How does a court calculate loss of comfort, sorrow, mental anguish and solace in a wrongful death claim?
When someone you love dies in a serious accident, it is never possible to fully replace the loss. However, our justice system tries to provide some semblance of justice through a wrongful death suit. A successful wrongful death case tries to make amends for the loss by awarding an amount of money that is "fair and just." It is virtually impossible to precisely calculate how much sorrow or mental anguish a survivor experiences. The facts of each case will influence the amount that is determined to be fair and just. For example, the nature of the relationship in the family is taken into account. In addition, the length of marriage and the kinds of love, help and support your spouse gave you are important considerations.
What if a victim dies before their case is hard by a court?
A wrongful death claim usually stems from the victim's death from an accident and is brought on behalf of a relative or loved one.
For example, say someone is married with three children and becomes injured in a serious truck accident caused by the negligence of a trucker. If the victim is hospitalized and sues the person at fault, but before the victim's case is heard, they die from the injuries sustained in the truck wreck. The victim's spouse may proceed with the claim, after getting qualified as the personal representative of the estate, as a wrongful death matter against the person at fault.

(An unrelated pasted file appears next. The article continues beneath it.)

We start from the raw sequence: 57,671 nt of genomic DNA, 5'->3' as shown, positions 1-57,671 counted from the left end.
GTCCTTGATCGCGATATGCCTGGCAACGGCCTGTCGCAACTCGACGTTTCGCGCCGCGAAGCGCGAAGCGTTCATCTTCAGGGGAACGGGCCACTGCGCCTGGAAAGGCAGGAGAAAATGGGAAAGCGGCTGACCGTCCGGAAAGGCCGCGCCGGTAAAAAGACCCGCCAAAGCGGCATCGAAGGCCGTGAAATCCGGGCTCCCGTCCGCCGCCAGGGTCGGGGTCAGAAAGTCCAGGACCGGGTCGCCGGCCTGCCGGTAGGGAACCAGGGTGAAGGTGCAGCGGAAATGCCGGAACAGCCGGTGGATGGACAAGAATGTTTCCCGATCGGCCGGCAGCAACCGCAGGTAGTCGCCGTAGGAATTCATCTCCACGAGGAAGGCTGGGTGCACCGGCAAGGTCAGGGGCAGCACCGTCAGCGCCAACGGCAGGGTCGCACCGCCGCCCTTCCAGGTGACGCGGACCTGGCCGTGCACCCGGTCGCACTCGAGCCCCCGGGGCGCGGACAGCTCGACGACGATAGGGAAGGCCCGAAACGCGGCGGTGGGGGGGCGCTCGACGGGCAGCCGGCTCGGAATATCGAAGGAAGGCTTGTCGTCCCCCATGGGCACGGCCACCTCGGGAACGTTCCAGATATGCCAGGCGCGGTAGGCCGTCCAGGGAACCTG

You also need to be aware of the "survival statute" which preserves a victim's cause of action against an at-fault individual after the victim passes away from some cause other than the accident. This enables the estate to take over the victim's cause of action against the at-fault party. The damages available in a survival action include all the damages for the injury that are available to the actual victim if the individual survived.
What exactly is a wrongful death claim?
A wrongful death claim can be filed when the victim was killed as a result of negligence, or another type of unjust action by an individual or entity being sued, and the victim's survivors are entitled to damages as a result of the improper conduct/negligence.
Basically, a wrongful death claim is just a negligence lawsuit in which an individual died as the result from an injury.